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Withanone for COVID-19

Withanone has been reported as potentially beneficial for treatment of COVID-19. We have not reviewed these studies. See all other treatments.
Liu et al., Plant‐derived compounds as potential leads for new drug development targeting COVID‐19, Phytotherapy Research, doi:10.1002/ptr.8105
AbstractCOVID‐19, which was first identified in 2019 in Wuhan, China, is a respiratory illness caused by a virus called severe acute respiratory syndrome coronavirus 2 (SARS‐CoV‐2). Although some patients infected with COVID‐19 can remain asymptomatic, most experience a range of symptoms that can be mild to severe. Common symptoms include fever, cough, shortness of breath, fatigue, loss of taste or smell and muscle aches. In severe cases, complications can arise including pneumonia, acute respiratory distress syndrome, organ failure and even death, particularly in older adults or individuals with underlying health conditions. Treatments for COVID‐19 include remdesivir, which has been authorised for emergency use in some countries, and dexamethasone, a corticosteroid used to reduce inflammation in severe cases. Biological drugs including monoclonal antibodies, such as casirivimab and imdevimab, have also been authorised for emergency use in certain situations. While these treatments have improved the outcome for many patients, there is still an urgent need for new treatments. Medicinal plants have long served as a valuable source of new drug leads and may serve as a valuable resource in the development of COVID‐19 treatments due to their broad‐spectrum antiviral activity. To date, various medicinal plant extracts have been studied for their cellular and molecular interactions, with some demonstrating anti‐SARS‐CoV‐2 activity in vitro. This review explores the evaluation and potential therapeutic applications of these plants against SARS‐CoV‐2. This review summarises the latest evidence on the activity of different plant extracts and their isolated bioactive compounds against SARS‐CoV‐2, with a focus on the application of plant‐derived compounds in animal models and in human studies.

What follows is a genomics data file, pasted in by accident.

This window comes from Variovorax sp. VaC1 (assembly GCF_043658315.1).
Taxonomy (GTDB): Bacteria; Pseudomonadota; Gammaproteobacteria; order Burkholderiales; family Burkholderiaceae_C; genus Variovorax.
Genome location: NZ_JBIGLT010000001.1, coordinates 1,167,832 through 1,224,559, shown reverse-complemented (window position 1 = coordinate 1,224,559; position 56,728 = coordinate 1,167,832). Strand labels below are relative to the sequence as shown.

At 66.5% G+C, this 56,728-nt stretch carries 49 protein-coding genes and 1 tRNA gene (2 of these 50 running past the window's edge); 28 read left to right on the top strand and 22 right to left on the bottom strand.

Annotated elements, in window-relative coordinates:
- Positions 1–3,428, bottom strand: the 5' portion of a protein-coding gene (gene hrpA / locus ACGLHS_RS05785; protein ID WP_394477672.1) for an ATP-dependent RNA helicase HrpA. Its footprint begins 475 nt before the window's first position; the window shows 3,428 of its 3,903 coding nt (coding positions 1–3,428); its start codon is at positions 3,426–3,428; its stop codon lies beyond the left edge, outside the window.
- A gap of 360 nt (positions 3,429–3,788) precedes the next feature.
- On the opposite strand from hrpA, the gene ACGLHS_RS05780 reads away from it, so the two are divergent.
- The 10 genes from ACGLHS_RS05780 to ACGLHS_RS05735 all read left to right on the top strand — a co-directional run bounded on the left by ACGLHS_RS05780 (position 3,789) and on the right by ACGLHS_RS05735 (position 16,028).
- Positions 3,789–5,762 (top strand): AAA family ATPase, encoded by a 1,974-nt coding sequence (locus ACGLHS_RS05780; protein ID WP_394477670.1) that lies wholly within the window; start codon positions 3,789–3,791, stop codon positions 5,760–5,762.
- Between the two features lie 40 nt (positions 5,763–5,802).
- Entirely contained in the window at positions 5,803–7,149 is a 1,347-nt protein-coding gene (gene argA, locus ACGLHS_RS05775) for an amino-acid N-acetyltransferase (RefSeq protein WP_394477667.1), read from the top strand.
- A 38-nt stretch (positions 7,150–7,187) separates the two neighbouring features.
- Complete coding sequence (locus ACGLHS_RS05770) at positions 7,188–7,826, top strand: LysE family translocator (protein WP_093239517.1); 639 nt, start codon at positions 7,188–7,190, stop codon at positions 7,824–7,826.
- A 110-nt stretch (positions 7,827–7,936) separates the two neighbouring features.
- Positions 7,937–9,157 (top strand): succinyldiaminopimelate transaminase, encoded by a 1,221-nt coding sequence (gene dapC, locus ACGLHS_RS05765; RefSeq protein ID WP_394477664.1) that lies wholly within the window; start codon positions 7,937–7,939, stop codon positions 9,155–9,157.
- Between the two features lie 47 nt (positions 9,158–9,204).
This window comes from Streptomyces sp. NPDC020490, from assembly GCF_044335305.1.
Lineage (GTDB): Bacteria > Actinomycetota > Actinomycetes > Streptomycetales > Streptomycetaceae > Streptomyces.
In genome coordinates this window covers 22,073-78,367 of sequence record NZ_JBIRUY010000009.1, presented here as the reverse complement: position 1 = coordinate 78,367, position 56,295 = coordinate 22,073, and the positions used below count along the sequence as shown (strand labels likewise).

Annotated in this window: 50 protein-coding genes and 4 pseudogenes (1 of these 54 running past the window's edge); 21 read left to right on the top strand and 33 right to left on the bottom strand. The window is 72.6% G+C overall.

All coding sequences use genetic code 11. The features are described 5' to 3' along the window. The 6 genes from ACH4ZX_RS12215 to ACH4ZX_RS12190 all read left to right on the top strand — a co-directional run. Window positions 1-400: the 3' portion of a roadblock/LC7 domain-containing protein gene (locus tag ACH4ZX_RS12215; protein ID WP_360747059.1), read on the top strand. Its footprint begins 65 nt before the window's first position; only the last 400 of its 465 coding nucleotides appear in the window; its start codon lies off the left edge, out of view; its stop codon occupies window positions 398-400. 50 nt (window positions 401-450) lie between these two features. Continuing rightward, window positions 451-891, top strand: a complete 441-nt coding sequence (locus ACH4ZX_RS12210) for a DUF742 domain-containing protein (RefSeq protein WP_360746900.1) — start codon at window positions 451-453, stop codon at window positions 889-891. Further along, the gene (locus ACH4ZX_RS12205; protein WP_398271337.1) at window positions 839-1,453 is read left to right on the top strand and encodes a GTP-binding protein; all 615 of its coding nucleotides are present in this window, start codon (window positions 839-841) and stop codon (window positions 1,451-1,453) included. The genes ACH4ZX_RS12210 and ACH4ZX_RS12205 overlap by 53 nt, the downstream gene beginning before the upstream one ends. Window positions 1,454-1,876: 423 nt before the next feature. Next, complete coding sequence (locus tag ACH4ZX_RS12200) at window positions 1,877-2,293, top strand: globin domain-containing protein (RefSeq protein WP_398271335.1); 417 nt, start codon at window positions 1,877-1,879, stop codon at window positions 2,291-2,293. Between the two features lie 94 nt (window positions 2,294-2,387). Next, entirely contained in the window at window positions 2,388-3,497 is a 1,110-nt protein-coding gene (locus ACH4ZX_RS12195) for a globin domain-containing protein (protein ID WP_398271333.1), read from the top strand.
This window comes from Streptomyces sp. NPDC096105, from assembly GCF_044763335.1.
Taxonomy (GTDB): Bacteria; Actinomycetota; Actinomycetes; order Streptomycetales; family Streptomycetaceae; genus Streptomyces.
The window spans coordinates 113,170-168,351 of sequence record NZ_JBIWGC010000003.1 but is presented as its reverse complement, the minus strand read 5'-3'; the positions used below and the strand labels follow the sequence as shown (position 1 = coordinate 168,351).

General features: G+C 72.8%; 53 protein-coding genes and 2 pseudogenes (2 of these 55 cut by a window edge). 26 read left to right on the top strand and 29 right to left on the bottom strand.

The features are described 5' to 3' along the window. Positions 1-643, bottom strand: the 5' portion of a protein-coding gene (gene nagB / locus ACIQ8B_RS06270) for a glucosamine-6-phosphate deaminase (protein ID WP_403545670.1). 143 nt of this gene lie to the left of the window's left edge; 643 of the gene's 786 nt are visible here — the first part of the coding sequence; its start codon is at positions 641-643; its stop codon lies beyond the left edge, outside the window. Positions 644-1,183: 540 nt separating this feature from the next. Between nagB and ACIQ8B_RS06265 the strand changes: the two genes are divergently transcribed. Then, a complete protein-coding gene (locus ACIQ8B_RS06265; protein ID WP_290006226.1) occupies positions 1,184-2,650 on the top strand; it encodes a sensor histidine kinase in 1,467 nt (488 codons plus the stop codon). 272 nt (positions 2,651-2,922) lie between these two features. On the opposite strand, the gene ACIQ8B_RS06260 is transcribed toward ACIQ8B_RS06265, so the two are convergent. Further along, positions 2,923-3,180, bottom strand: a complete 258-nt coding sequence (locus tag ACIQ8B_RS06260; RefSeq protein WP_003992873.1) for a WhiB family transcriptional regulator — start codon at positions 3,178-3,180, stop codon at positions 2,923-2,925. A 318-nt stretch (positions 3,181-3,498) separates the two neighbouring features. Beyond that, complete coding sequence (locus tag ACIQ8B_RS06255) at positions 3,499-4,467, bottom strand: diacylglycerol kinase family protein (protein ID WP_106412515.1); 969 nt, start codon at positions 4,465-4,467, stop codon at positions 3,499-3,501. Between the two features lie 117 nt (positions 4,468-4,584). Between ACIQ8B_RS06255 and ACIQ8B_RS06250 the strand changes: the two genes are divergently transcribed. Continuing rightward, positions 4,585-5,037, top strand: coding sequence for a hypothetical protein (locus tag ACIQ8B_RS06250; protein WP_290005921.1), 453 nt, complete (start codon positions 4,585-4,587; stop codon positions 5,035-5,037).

Dofuor et al., The Global Impact of COVID-19: Historical Development, Molecular Characterization, Drug Discovery and Future Directions, Clinical Pathology, doi:10.1177/2632010x231218075
In December 2019, an outbreak of a respiratory disease called the coronavirus disease 2019 (COVID-19) caused by a new coronavirus known as severe acute respiratory syndrome coronavirus 2 (SARS-CoV-2) began in Wuhan, China. The SARS-CoV-2, an encapsulated positive-stranded RNA virus, spread worldwide with disastrous consequences for people’s health, economies, and quality of life. The disease has had far-reaching impacts on society, including economic disruption, school closures, and increased stress and anxiety. It has also highlighted disparities in healthcare access and outcomes, with marginalized communities disproportionately affected by the SARS-CoV-2. The symptoms of COVID-19 range from mild to severe. There is presently no effective cure. Nevertheless, significant progress has been made in developing COVID-19 vaccine for different therapeutic targets. For instance, scientists developed multifold vaccine candidates shortly after the COVID-19 outbreak after Pfizer and AstraZeneca discovered the initial COVID-19 vaccines. These vaccines reduce disease spread, severity, and mortality. The addition of rapid diagnostics to microscopy for COVID-19 diagnosis has proven crucial. Our review provides a thorough overview of the historical development of COVID-19 and molecular and biochemical characterization of the SARS-CoV-2. We highlight the potential contributions from insect and plant sources as anti-SARS-CoV-2 and present directions for future research.